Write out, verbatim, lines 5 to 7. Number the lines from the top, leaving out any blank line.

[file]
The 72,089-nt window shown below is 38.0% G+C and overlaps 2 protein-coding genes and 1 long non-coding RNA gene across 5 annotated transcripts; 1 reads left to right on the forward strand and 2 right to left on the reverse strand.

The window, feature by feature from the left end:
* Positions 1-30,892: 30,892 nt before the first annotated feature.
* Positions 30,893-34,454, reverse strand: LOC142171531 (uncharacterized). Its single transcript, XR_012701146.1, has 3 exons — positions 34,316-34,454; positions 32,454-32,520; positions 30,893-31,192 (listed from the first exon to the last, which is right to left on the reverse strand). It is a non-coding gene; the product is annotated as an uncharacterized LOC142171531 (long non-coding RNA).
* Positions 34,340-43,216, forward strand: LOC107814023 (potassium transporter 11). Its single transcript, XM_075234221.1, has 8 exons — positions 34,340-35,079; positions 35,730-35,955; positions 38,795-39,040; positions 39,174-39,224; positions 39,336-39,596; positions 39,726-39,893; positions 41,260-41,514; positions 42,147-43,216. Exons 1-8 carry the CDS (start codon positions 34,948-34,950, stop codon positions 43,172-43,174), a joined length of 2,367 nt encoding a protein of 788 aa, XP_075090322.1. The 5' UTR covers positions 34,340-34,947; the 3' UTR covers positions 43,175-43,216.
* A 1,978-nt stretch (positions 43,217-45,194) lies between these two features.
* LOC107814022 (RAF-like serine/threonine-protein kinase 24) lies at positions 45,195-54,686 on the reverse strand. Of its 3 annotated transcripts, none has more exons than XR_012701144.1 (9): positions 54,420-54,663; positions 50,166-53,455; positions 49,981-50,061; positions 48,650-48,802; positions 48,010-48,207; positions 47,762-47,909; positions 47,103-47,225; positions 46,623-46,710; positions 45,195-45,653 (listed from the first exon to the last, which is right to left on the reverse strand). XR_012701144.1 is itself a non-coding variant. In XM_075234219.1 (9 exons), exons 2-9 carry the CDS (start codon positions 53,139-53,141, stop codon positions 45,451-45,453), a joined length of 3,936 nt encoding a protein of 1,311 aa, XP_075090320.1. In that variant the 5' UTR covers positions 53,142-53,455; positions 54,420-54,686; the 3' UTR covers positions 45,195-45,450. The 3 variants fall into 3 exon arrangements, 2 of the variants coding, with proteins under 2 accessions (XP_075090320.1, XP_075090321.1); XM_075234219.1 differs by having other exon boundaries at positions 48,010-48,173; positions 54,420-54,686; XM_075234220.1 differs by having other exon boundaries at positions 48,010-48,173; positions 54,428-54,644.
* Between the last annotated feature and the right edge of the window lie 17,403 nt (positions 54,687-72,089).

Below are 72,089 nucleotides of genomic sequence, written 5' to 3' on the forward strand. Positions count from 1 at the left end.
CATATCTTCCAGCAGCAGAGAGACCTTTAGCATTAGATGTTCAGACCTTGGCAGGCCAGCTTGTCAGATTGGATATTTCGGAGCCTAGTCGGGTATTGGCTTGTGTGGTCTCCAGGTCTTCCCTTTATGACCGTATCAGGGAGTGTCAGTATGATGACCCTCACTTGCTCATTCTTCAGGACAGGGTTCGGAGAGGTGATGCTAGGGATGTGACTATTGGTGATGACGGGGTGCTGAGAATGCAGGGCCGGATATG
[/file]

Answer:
* Positions 34,340-43,216, forward strand: LOC107814023 (potassium transporter 11). Its single transcript, XM_075234221.1, has 8 exons — positions 34,340-35,079; positions 35,730-35,955; positions 38,795-39,040; positions 39,174-39,224; positions 39,336-39,596; positions 39,726-39,893; positions 41,260-41,514; positions 42,147-43,216. Exons 1-8 carry the CDS (start codon positions 34,948-34,950, stop codon positions 43,172-43,174), a joined length of 2,367 nt encoding a protein of 788 aa, XP_075090322.1. The 5' UTR covers positions 34,340-34,947; the 3' UTR covers positions 43,175-43,216.
* A 1,978-nt stretch (positions 43,217-45,194) lies between these two features.
* LOC107814022 (RAF-like serine/threonine-protein kinase 24) lies at positions 45,195-54,686 on the reverse strand. Of its 3 annotated transcripts, none has more exons than XR_012701144.1 (9): positions 54,420-54,663; positions 50,166-53,455; positions 49,981-50,061; positions 48,650-48,802; positions 48,010-48,207; positions 47,762-47,909; positions 47,103-47,225; positions 46,623-46,710; positions 45,195-45,653 (listed from the first exon to the last, which is right to left on the reverse strand). XR_012701144.1 is itself a non-coding variant. In XM_075234219.1 (9 exons), exons 2-9 carry the CDS (start codon positions 53,139-53,141, stop codon positions 45,451-45,453), a joined length of 3,936 nt encoding a protein of 1,311 aa, XP_075090320.1. In that variant the 5' UTR covers positions 53,142-53,455; positions 54,420-54,686; the 3' UTR covers positions 45,195-45,450. The 3 variants fall into 3 exon arrangements, 2 of the variants coding, with proteins under 2 accessions (XP_075090320.1, XP_075090321.1); XM_075234219.1 differs by having other exon boundaries at positions 48,010-48,173; positions 54,420-54,686; XM_075234220.1 differs by having other exon boundaries at positions 48,010-48,173; positions 54,428-54,644.